Price of insuring shipment of goods from Asia to West spikes regardless of route

Insurance increases 10 times in Red Sea, but insurance for 10 days of extra transit around Africa adds up, too

Price of insuring shipment of goods from Asia to West spikes regardless of route

Risk Management News

By Mark Schoeff Jr.

Whether a company decides to roll the dice and ship goods through a dangerous Red Sea or take a much more circuitous route around the horn of Africa, insurance costs are elevated and likely to stay high unless Red Sea hostilities wane.

Iran-backed Houthi rebels in Yemen have attacked more than a dozen ships in the Red Sea since the beginning of the Israel-Hamas war in October. The latest incident occurred this week and for the first time involved a ship bound to Iran, according to Reuters.

Shipping traffic through the Red Sea to the Suez Canal has dropped sharply over the last few weeks as more ships are routed around the Cape of Good Hope in Africa as they make their way to the Atlantic Ocean.

But the approximately 10 days that are added to a trip from Asia to Europe and the United States when ships sail around Africa ensures that companies continue to spend more on insurance.

More days on water leads to higher insurance costs

They might avoid the spiking marine war insurance premiums, which are about 10% higher than before the Israel-Hamas conflict, but they’re adding many more days of insurance to a journey to western markets.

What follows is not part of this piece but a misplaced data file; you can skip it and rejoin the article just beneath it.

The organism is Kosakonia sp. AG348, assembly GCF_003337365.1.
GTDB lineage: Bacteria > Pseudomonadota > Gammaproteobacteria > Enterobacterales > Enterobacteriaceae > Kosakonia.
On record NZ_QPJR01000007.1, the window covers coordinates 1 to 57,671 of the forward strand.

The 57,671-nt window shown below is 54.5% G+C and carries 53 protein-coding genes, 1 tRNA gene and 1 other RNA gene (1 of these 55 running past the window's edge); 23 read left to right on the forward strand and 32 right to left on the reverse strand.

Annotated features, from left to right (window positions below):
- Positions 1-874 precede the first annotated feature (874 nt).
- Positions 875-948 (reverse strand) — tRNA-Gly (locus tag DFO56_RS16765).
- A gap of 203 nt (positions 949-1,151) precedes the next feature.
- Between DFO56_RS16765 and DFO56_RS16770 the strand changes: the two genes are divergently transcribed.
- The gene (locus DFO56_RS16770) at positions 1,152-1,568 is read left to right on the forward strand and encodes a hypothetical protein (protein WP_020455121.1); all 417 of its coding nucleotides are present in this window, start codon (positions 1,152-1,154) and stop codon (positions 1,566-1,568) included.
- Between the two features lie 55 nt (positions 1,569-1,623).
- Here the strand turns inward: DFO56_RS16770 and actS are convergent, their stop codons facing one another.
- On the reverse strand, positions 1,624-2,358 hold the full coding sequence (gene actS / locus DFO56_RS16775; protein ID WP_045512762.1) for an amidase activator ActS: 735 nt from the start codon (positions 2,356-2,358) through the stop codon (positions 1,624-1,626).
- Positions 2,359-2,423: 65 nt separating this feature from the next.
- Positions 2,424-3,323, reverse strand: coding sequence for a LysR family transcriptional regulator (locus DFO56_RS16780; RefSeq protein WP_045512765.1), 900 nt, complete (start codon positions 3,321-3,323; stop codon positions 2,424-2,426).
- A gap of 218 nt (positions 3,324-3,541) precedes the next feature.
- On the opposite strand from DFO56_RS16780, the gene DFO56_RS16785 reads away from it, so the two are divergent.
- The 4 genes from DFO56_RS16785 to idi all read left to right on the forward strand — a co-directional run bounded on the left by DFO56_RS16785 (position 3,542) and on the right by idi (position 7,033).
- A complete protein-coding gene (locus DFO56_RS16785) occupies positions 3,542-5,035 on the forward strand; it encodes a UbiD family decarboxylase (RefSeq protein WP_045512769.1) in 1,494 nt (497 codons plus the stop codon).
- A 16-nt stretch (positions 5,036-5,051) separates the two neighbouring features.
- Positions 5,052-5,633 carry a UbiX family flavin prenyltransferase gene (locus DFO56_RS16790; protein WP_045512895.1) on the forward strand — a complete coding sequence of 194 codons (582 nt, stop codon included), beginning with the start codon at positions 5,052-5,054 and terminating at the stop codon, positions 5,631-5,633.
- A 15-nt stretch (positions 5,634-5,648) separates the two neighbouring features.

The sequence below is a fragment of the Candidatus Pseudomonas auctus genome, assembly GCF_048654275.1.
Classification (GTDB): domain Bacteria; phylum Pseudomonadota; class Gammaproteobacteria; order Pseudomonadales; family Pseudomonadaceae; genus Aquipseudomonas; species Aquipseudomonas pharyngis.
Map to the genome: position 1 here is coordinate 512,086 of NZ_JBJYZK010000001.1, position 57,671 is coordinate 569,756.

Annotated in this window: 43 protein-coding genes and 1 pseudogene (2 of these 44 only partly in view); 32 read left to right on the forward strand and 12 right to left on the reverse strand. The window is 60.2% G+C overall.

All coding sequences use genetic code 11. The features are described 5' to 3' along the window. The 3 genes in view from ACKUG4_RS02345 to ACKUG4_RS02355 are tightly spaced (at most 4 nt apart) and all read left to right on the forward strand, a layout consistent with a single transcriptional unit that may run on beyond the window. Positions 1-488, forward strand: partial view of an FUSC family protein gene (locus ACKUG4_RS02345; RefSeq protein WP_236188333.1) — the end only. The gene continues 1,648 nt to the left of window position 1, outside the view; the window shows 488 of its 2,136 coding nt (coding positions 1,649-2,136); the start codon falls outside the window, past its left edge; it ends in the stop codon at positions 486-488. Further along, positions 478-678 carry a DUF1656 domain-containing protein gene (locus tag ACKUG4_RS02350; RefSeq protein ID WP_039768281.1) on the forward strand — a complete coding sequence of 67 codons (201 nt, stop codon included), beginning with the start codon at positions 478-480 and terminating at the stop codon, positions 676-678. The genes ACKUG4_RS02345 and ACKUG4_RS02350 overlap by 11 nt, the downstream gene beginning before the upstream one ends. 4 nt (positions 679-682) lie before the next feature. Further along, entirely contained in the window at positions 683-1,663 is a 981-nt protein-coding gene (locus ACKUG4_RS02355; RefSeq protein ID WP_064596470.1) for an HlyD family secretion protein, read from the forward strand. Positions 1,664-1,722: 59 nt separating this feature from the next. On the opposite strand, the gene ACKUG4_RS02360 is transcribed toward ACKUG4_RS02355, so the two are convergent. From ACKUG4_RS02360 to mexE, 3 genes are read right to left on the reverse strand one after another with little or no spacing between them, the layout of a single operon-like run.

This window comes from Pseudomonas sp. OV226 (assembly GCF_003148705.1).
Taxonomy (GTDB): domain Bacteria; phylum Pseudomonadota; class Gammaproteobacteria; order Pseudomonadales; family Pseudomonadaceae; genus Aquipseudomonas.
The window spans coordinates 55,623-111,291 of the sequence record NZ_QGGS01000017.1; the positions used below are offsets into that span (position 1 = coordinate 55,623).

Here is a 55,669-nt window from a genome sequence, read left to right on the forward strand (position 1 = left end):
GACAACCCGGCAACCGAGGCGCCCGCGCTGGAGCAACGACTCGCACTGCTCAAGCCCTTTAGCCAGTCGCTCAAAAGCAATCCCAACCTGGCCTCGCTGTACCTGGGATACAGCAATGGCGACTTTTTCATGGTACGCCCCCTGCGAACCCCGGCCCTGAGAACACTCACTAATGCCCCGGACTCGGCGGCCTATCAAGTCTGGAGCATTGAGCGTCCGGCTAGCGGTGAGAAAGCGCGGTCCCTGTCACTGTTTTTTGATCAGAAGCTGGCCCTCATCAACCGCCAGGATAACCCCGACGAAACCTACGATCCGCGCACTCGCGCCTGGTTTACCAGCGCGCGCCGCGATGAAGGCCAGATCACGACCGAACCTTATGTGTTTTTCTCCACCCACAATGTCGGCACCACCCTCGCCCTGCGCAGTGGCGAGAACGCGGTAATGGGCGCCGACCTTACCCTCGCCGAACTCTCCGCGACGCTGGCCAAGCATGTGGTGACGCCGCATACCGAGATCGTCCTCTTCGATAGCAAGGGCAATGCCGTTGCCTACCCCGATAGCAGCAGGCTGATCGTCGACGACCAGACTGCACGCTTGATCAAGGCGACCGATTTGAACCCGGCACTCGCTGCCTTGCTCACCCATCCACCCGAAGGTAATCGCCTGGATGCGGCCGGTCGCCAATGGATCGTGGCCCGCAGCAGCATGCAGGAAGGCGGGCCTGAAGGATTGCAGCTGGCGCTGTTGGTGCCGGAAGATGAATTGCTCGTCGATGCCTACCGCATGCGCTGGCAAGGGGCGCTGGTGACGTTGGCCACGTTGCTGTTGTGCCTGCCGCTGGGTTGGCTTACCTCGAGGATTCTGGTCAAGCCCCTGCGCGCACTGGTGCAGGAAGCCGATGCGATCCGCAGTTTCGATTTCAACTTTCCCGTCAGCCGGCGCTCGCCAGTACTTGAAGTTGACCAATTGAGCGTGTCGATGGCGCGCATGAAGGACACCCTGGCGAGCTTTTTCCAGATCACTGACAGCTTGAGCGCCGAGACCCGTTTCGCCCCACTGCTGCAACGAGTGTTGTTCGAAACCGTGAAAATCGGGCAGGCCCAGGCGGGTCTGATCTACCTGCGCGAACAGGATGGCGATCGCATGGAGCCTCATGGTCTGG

“If you’re taking the longer route, the insurance premiums are more expensive than taking the shorter route through the Red Sea in normal times,” said Marcos Alvarez, managing director for insurance at Morningstar DBRS.

War-risk premiums have risen to about 0.7% to 1% of a vessel’s value from under 0.1% since mid-December, according to a Feb. 5 report from Moody’s Investor Services.

“The higher premiums reflect elevated risk and fewer vessels transiting the Red Sea,” the Moody’s report states. “A lower number of transits means that the premium per transit needs to be higher to build a sufficient pool of funds to help compensate insurers in the event of loss. While premiums have risen sharply, we understand from insurers that some are providing post-transit discounts to clients once the transit has completed without event.”

U.S., UK counter strikes could push premiums down

The Red Sea premiums could go down, if the U.S. and British counter strikes against the Houthi rebels are successful in reducing Houthi attacks, Alvarez said. The countries launched their effort in early January. The latest U.S. strikes occurred Sunday, according to a Voice of America report.

“We will see war insurance prices decreasing” if the U.S. and Britain prevail, Alvarez said. Insurance “is a very reactive and dynamic market.”

The U.S. and Britain need to step up their bombings, if they’re going to bring the Houthi attacks under control, said Tom Karako, a senior fellow at the Center for Strategic and International Studies in Washington. The U.S. and Britain are not causing enough pain to make the Houthi’s Iranian backers shut down the rebels’ operation.

“While necessary, I’m doubtful that it’s sufficient,” said Karako, director of the CSIS Missile Defense Project. “That’s mowing the grass.”

The number of ships going through the Red Sea has dropped sharply at the Bab el-Mandeb Strait at its southern end near the recent attacks, according to the Moody’s report. The number of transits fell to 29 on Jan. 31 from 74 in mid-December.

Most commercial cargo is avoiding the Red Sea, while oil tankers are more willing to traverse the body of water, Alvarez said.

Insurers are not giving up on the region in part because the Houthi attacks have damaged ships but not sunk them.

“The good news is the market is still willing to offer war insurance in the Red Sea,” Alvarez said. “Until we see a boat completely destroyed and sink in the Red Sea, we will see underwriting appetite for insuring war risks in the Red Sea.”

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